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UK diabetes prescriptions rise 50 per cent in six years

New figures show condition’s growing impact on primary care prescribing

Primary care prescribing on diabetes is steadily increasing and the condition’s impact is widespread in all other areas of the NHS, according to new figures.

These show diabetes drugs accounting for a far greater share of both total drugs dispensed and the total net cost to the NHS each year, and the Health and Social Care Information Centre (HSCIC) says this year’s diabetes prescriptions topped 40m, an increase of nearly 50 per cent over the last six years ago. 

The leap in prescriptions, from 13.5m in 2005-06 to 40.6m in 2011-12, coincides with an increase in net cost of diabetes drugs of just under 50 per cent, according to the HSCIC’s Prescribing for Diabetes in England: 2005/06 to 2011/12

The growth in diabetes prescriptions over this period is much greater than the increase for overall prescriptions, which saw growth at a rate of 33 per cent increase. 

While the overall cost of all drugs to the NHS dropped by just over one per cent, the bill for diabetes drugs crept up by nearly five per cent.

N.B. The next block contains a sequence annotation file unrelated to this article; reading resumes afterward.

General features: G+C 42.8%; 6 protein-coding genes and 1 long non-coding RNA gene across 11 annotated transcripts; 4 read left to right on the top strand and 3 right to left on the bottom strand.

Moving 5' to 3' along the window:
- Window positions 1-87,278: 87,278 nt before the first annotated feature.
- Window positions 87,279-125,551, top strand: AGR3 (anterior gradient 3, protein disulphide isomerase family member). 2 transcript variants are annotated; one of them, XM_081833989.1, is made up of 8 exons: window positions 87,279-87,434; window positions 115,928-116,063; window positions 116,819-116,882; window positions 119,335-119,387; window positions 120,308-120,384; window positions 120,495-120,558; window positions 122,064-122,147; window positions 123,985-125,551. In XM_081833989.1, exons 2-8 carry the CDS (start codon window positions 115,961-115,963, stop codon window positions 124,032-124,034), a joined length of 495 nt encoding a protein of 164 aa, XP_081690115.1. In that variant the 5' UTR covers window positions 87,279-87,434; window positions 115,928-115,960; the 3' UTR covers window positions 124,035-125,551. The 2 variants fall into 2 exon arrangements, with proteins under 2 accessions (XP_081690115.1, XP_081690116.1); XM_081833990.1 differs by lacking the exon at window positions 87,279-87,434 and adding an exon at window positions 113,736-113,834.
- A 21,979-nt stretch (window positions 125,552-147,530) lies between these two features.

Commenting on the findings, Tim Straughan, chief executive of HSCIC, said: "Our figures show diabetes is having a growing impact on prescribing in a very obvious way, from the amount of prescriptions dispensed to patients in primary care to the annual drugs bill costs to the NHS.

"Other reports we produce, such as our National Diabetes Audit and the Quality and Outcomes Framework, also demonstrate the impact of diabetes is widespread in all areas of the health service: from pharmacy to hospital care.

"When all this information is considered together, it presents a full and somewhat-concerning picture of the increasing impact of this condition.”

Health Minister Simon Burns said: "The number of people with diabetes has been rising for years, mainly because of an increase in the number of people who are obese due to a lack of exercise and unhealthy diets.

"That has obviously led to an increase in the number of people having diabetes drugs prescribed for them, but the rise in the cost of the diabetes drugs bill is also being driven by new more expensive medication, which is effective at helping diabetes sufferers.”

During the period of the report new drugs to hit the market included Merck & Co’s Januvia (sitagliptin), Novartis’ Galvus (vildagliptin) and Bristol-Myers Squibb and AstraZeneca’s Onglyza (saxagliptin).

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